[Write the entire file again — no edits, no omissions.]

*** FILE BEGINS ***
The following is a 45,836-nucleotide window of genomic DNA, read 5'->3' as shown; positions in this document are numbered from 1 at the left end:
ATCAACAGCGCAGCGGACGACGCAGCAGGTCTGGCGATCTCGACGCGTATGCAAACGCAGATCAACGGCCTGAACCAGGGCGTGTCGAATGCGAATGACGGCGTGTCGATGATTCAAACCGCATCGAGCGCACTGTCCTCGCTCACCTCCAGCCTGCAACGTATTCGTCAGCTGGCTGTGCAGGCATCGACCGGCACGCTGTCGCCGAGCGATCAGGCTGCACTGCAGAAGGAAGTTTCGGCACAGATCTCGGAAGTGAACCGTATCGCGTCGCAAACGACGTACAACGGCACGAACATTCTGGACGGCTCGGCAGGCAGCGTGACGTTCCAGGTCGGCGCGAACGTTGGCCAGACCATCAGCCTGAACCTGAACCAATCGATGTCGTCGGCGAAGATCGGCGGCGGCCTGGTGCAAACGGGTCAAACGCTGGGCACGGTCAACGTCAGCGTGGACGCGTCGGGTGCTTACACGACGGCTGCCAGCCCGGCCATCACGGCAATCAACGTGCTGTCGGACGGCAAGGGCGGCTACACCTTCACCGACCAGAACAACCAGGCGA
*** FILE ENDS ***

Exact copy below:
The following is a 45,836-nucleotide window of genomic DNA, read 5'->3' as shown; positions in this document are numbered from 1 at the left end:
ATCAACAGCGCAGCGGACGACGCAGCAGGTCTGGCGATCTCGACGCGTATGCAAACGCAGATCAACGGCCTGAACCAGGGCGTGTCGAATGCGAATGACGGCGTGTCGATGATTCAAACCGCATCGAGCGCACTGTCCTCGCTCACCTCCAGCCTGCAACGTATTCGTCAGCTGGCTGTGCAGGCATCGACCGGCACGCTGTCGCCGAGCGATCAGGCTGCACTGCAGAAGGAAGTTTCGGCACAGATCTCGGAAGTGAACCGTATCGCGTCGCAAACGACGTACAACGGCACGAACATTCTGGACGGCTCGGCAGGCAGCGTGACGTTCCAGGTCGGCGCGAACGTTGGCCAGACCATCAGCCTGAACCTGAACCAATCGATGTCGTCGGCGAAGATCGGCGGCGGCCTGGTGCAAACGGGTCAAACGCTGGGCACGGTCAACGTCAGCGTGGACGCGTCGGGTGCTTACACGACGGCTGCCAGCCCGGCCATCACGGCAATCAACGTGCTGTCGGACGGCAAGGGCGGCTACACCTTCACCGACCAGAACAACCAGGCGA